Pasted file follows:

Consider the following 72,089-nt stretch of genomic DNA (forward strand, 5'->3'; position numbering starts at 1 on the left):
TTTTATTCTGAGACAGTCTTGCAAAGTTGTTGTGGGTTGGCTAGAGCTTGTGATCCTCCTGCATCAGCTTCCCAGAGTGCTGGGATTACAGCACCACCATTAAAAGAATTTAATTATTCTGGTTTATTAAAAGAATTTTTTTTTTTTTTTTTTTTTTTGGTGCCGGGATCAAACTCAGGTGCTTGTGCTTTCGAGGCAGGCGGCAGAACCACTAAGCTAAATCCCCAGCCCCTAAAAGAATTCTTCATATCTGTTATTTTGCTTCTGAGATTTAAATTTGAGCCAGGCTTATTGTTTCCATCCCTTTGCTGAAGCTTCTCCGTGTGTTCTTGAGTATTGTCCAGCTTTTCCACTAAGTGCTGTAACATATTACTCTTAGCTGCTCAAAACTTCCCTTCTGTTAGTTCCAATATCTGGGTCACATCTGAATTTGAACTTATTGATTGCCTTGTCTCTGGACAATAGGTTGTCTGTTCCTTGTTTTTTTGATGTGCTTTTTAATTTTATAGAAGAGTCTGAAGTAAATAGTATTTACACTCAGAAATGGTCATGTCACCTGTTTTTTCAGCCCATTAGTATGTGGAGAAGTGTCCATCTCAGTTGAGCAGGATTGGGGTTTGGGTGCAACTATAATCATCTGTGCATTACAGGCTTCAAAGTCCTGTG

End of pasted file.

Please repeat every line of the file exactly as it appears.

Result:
Consider the following 72,089-nt stretch of genomic DNA (forward strand, 5'->3'; position numbering starts at 1 on the left):
TTTTATTCTGAGACAGTCTTGCAAAGTTGTTGTGGGTTGGCTAGAGCTTGTGATCCTCCTGCATCAGCTTCCCAGAGTGCTGGGATTACAGCACCACCATTAAAAGAATTTAATTATTCTGGTTTATTAAAAGAATTTTTTTTTTTTTTTTTTTTTTTGGTGCCGGGATCAAACTCAGGTGCTTGTGCTTTCGAGGCAGGCGGCAGAACCACTAAGCTAAATCCCCAGCCCCTAAAAGAATTCTTCATATCTGTTATTTTGCTTCTGAGATTTAAATTTGAGCCAGGCTTATTGTTTCCATCCCTTTGCTGAAGCTTCTCCGTGTGTTCTTGAGTATTGTCCAGCTTTTCCACTAAGTGCTGTAACATATTACTCTTAGCTGCTCAAAACTTCCCTTCTGTTAGTTCCAATATCTGGGTCACATCTGAATTTGAACTTATTGATTGCCTTGTCTCTGGACAATAGGTTGTCTGTTCCTTGTTTTTTTGATGTGCTTTTTAATTTTATAGAAGAGTCTGAAGTAAATAGTATTTACACTCAGAAATGGTCATGTCACCTGTTTTTTCAGCCCATTAGTATGTGGAGAAGTGTCCATCTCAGTTGAGCAGGATTGGGGTTTGGGTGCAACTATAATCATCTGTGCATTACAGGCTTCAAAGTCCTGTG